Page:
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Edited by Merja Paksuniemi and Pigga Keskitalo

Over the last decade, Finland’s educational system has become internationally recognised. Different countries have shown an interest in learning about the Finnish education system to gain a better understanding of how education is developed, planned and executed in that country. The Introduction to the Finnish Educational System aims to describe how the education system in Finland was built and what kind of aspects influence learning and teaching today. The authors of the chapters are academics and experts in the fields of teacher education or vocational education. The book presents a review of the historical and current aspects of the educational system of Finland. As such, it describes the learning path from compulsory education to vocational education and primary school teacher education, which is one of the main focuses of the Faculty of Education at the University of Lapland. Each chapter is based on its authors’ research results, which are adapted for inclusion in this book. It answers an international call to provide an in-depth description of the National Finnish Education System from its beginning to today and to discuss the practical implications of these measures.

Contributors are: Heikki Ervast, Marjaana Kangas, Pigga Keskitalo, Otso Kortekangas, Minna Körkkö, Outi Kyrö-Ämmälä, Pertti Lakkala, Suvi Lakkala, Merja Paksuniemi, Rauna Rahko-Ravantti, Päivi Rasi, and Heli Ruokamo.
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Edited by Peter Charles Taylor and Bal Chanra Luitel

In a rapidly globalizing world, the pressing challenge for science and mathematics educators is to develop their transdisciplinary capabilities for countering the neo-colonial hegemony of the Western modern worldview that has been embedded historically, like a Trojan Horse, in the international education export industry. Research as Transformative Learning for Sustainable Futures introduces the world to next-generation multi-worldview research that empowers prospective educational leaders with a vision and voice for designing 21st century educational policies and practices that foster sustainable development of the diverse cultural capital of their multicultural societies. At the heart of this research are the principles of equity, inclusiveness and social justice.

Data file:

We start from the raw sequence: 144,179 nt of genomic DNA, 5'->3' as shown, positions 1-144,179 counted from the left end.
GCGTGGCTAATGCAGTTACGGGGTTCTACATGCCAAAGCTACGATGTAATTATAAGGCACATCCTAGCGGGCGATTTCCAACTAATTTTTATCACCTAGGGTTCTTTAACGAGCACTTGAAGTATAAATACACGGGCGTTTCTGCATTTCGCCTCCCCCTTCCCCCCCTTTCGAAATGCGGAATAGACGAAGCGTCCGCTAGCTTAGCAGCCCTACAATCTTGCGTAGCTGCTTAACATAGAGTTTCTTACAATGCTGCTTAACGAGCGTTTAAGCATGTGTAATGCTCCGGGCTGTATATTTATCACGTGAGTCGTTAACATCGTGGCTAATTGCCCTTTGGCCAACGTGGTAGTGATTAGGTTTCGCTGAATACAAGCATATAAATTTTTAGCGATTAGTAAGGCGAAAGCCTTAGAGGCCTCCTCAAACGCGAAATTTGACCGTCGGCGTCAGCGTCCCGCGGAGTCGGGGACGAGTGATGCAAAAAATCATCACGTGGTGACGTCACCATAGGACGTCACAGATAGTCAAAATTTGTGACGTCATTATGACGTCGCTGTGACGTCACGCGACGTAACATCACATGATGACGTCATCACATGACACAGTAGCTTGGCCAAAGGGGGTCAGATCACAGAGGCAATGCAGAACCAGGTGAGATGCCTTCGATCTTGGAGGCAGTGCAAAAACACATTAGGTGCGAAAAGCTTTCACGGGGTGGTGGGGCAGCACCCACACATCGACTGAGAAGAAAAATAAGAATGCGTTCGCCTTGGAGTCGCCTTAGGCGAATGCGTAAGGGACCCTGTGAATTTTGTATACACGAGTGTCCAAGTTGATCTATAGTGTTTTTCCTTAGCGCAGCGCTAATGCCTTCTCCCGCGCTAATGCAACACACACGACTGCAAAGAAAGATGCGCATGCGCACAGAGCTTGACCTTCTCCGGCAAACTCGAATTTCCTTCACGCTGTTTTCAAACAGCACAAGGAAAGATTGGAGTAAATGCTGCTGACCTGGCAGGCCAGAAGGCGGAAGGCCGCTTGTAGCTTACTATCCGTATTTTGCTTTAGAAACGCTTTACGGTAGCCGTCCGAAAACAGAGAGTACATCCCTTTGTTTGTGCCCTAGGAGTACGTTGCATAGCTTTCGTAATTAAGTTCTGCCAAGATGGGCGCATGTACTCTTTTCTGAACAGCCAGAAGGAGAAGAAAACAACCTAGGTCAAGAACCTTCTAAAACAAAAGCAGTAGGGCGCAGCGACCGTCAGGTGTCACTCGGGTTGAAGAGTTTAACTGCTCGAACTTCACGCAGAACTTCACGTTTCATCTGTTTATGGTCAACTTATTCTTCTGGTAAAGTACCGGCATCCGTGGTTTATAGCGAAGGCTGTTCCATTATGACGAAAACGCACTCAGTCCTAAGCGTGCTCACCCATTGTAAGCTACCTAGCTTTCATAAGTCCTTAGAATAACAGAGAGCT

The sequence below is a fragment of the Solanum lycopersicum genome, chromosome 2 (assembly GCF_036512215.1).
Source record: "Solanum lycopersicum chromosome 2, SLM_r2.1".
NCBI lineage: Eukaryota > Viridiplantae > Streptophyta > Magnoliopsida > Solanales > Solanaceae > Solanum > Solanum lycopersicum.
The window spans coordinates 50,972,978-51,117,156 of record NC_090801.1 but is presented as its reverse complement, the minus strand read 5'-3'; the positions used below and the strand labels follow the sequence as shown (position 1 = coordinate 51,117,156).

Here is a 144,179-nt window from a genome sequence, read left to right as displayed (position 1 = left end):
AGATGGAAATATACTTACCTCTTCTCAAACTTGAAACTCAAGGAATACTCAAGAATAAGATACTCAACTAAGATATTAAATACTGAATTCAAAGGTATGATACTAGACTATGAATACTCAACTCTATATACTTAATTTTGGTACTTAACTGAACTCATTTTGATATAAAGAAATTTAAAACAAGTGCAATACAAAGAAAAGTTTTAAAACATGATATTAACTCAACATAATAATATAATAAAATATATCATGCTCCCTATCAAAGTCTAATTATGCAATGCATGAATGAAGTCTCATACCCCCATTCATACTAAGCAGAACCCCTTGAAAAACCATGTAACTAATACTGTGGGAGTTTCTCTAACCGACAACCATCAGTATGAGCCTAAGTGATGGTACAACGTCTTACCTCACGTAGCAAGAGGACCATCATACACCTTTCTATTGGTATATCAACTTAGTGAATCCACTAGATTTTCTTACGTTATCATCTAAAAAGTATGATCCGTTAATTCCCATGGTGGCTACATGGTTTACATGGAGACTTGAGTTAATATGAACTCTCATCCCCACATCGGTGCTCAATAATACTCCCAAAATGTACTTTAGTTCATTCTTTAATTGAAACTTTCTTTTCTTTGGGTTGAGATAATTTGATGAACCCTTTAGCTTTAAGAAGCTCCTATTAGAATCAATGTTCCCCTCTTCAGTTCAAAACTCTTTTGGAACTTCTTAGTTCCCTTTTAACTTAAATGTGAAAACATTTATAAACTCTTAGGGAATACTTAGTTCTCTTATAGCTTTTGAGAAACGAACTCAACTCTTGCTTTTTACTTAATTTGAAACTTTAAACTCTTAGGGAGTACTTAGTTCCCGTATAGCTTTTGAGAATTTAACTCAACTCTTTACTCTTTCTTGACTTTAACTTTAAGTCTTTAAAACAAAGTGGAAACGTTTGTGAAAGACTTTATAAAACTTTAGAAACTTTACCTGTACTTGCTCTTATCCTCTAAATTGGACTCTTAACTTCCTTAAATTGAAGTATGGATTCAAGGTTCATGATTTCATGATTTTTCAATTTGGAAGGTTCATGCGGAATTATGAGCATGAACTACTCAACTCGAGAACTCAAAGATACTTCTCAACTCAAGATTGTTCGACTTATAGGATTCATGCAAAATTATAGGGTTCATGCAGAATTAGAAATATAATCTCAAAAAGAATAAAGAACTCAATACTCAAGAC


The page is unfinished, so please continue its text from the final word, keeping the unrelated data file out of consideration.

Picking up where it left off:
The book starts with accounts of the contributors' extensive experience of engaging culturally diverse educators in postgraduate research as transformative learning. A unique aspect of their work is combining Eastern and Western wisdom traditions. In turn, the chapter authors – teacher educators from universities across Asia, Southern Africa, the Middle East, and the Pacific – share their experience of research that transformed their philosophies of professional practice. They illustrate the following aspects of their engagement in research as transformative learning for sustainable futures: excavating auto|ethnographically their lifeworld experiences of learning and teaching; developing empowering scholarly perspectives for analysing critically and reflexively the complex cultural framings of their professional practices; re-visioning their cultural and professional identities; articulating transformative philosophies of professional practice; and enacting transformative agency on return to their educational institutions.

Contributors are: Naif Alsulami, Shashidhar Belbase, Nalini Chitanand, Alberto Felisberto Cupane, Suresh Gautam, Bal Chandra Luitel, Neni Mariana, Milton Norman Medina, Doris Pilirani Mtemang'ombe, Emilia Afonso Nhalevilo, Hisashi Otsuji, Binod Prasad Pant, Sadruddin Qutoshi, Yuli Rahmawati, Indra Mani Rai (Yamphu), Siti Shamsiah Sani, Indra Mani Shrestha, Mangaratua Simanjorang, and Peter Charles Taylor.
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Edited by Sulochini Pather and Roger Slee